KIP Seminar with Dr. Patrick Mueller from Wayne State University’s School of Medicine

Please join us on Friday, December 8, from 3:00-4:00 pm in ATDC 101 for our last seminar of the fall 2023 semester. Our guest speaker is Dr. Patrick Mueller from the Department of Physiology at Wayne State University’s School of Medicine.

The title of Dr. Mueller’s presentation is “Mechanisms of Neuroplasticity Involved in Inactivity-Related Cardiovascular Disease.” More information about our speaker and his research can be found in the abstract or flyer below.

Abstract: The goal of the research in my laboratory is to learn more about how the brain controls the diameter of blood vessels in the peripheral circulation, which directly influence our resting blood pressure. In particular, I am interested in how the brain adapts in its control of the cardiovascular system under various physiological and pathophysiological states. Currently, the laboratory is to examining how sedentary versus physical active conditions change the brain (known as neuroplasticity) and is related to the increased risk of cardiovascular disease in individuals who do not exercise on a regularly basis. Using a variety of techniques, we examine blood pressure regulation at the level of the whole animal down to levels of gene expression in individual cells. More recently we have been focusing on the role of brain-derived neurotrophic factor in the context of a sedentary lifestyle and renovascular hypertension.  Included in these studies, is the exploration of sex-based differences in blood pressure regulation by the brain since women of reproductive age have a far lower incidence of cardiovascular disease than men. Ultimately our goal is to target neural mechanisms in the brain which contribute to cardiovascular disease.

KIP Students Have Strong Showing at 2023 Upper Peninsula Medical Conference

Three from the Exercise Physiology Lab presented a poster at the conference. From left to right: Enioluwa Wright (undergraduate BioSci student), Abby Brooks (MS KIP student), Nathan Balok (MS KIP student)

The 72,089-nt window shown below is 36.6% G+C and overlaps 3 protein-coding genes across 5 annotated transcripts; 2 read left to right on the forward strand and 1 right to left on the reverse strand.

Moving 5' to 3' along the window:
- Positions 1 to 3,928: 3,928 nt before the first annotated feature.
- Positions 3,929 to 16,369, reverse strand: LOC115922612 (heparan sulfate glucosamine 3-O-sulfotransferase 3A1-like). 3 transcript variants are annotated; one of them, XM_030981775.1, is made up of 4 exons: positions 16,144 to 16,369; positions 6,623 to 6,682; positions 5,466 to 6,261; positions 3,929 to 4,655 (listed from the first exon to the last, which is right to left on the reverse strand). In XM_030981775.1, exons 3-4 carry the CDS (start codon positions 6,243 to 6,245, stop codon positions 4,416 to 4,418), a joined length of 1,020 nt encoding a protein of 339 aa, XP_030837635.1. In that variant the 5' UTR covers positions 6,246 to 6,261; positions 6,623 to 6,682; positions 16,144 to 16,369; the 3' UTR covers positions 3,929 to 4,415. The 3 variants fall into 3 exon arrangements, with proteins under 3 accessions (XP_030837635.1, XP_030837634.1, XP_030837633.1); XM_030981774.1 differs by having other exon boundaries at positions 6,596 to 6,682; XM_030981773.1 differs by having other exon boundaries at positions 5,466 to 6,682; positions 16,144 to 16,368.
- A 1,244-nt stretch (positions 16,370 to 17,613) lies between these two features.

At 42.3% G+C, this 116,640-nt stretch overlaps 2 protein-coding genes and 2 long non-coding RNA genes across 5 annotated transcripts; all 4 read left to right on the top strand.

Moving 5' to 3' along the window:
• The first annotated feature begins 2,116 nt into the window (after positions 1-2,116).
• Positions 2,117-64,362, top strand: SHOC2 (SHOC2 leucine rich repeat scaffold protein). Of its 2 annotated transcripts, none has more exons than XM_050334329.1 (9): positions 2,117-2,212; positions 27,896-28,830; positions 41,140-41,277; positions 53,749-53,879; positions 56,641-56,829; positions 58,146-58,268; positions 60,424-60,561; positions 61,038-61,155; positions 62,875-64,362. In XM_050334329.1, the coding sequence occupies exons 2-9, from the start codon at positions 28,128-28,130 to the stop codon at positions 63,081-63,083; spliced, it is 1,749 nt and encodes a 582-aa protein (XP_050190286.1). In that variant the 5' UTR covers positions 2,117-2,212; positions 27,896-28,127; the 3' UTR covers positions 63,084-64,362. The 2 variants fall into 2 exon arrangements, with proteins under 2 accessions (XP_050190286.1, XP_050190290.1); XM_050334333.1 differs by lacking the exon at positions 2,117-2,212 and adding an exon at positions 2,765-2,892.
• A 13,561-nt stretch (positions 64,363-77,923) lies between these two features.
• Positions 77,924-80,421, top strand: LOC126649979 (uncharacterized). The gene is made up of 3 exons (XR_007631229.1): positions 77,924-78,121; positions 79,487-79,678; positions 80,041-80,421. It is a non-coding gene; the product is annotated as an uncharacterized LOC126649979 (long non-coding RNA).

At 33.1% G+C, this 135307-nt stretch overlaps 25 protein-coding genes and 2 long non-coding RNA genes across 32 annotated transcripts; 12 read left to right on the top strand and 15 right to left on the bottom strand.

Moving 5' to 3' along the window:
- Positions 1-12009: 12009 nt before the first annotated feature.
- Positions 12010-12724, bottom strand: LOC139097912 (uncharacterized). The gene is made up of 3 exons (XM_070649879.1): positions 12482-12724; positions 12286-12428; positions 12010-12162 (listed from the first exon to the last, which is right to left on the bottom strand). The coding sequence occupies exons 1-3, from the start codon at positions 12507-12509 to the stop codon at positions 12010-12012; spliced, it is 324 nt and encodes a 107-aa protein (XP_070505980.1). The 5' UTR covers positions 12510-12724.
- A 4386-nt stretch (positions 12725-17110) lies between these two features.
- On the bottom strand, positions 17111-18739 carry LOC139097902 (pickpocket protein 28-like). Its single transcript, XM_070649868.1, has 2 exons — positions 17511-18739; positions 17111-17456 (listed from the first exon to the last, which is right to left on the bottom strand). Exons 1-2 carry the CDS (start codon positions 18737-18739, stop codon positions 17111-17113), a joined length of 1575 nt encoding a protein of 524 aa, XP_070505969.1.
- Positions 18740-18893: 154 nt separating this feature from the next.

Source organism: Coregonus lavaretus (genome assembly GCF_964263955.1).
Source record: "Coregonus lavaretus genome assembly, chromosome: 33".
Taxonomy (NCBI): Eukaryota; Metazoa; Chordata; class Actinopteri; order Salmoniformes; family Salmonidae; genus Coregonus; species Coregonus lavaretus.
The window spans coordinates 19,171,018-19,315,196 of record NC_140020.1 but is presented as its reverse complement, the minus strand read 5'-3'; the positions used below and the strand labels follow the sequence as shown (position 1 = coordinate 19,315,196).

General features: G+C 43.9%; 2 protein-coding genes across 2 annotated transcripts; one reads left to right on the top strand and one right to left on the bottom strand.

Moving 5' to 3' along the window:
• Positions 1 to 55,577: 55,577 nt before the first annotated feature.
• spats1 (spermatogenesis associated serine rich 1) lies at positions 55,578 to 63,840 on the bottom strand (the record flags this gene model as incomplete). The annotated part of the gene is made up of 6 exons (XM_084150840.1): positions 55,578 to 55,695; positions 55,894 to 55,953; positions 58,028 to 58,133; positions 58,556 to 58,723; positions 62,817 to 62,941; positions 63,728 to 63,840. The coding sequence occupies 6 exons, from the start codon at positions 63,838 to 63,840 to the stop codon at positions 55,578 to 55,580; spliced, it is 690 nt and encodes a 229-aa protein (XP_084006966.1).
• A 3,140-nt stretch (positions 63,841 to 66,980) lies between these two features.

The 2023 Upper Peninsula Medical Conference was held on the MTU’s campus on October 28, 2023. Several KIP students attended to learn more about their field of study and network with health care professionals.

Abby Brooks is a first-year master’s student in Kinesiology. She is part of the Exercise Physiology Lab and advised by Dr. Steve Elmer. Something she found really interesting about the conference was the talk that involved red light and blue light. She had heard about blue light before and how it affects how you sleep, but she didn’t know how bad the effects actually were, and it made her think about how she should put her phone down earlier. She didn’t know the ideas presented about red light and its benefits. She also presented a poster on her research, titled “Promoting Physical Activity in the Rural and Medically Underserved Upper Peninsula.”

Abby Brooks presents her poster to the public.

Lily Hart is a thesis-based master’s student in Kinesiology and a member of Dr. Carolyn Duncan’s Biomechanics Lab. Something she found interesting about the conference was the variety of professions that can be a part of the medical field other than being a physician. Also, it was her first time being a part of a conference and presenting, and she felt very grateful to be able to be there with the lab team.

From left to right: Lily Hart, Gracie VanLangevelde, and Lexi Little presenting their poster.

Gracie VanLangevelde is pursuing an accelerated master’s degree in Kinesiology. She works in Dr. Duncan’s lab and focuses on deep tendon reflexes. Something she learned was that the ticks in the Upper Peninsula carry diseases other than Lyme disease. People can collect the ticks they find and submit them to the local lab for testing. The title of her poster presentation was “Utilizing Surface Electromyography and Kinematic Analyses to Quantify Deep Tendon Reflexes.” Gracie said, “I hope to contribute to this ongoing study to help other researchers with their work.”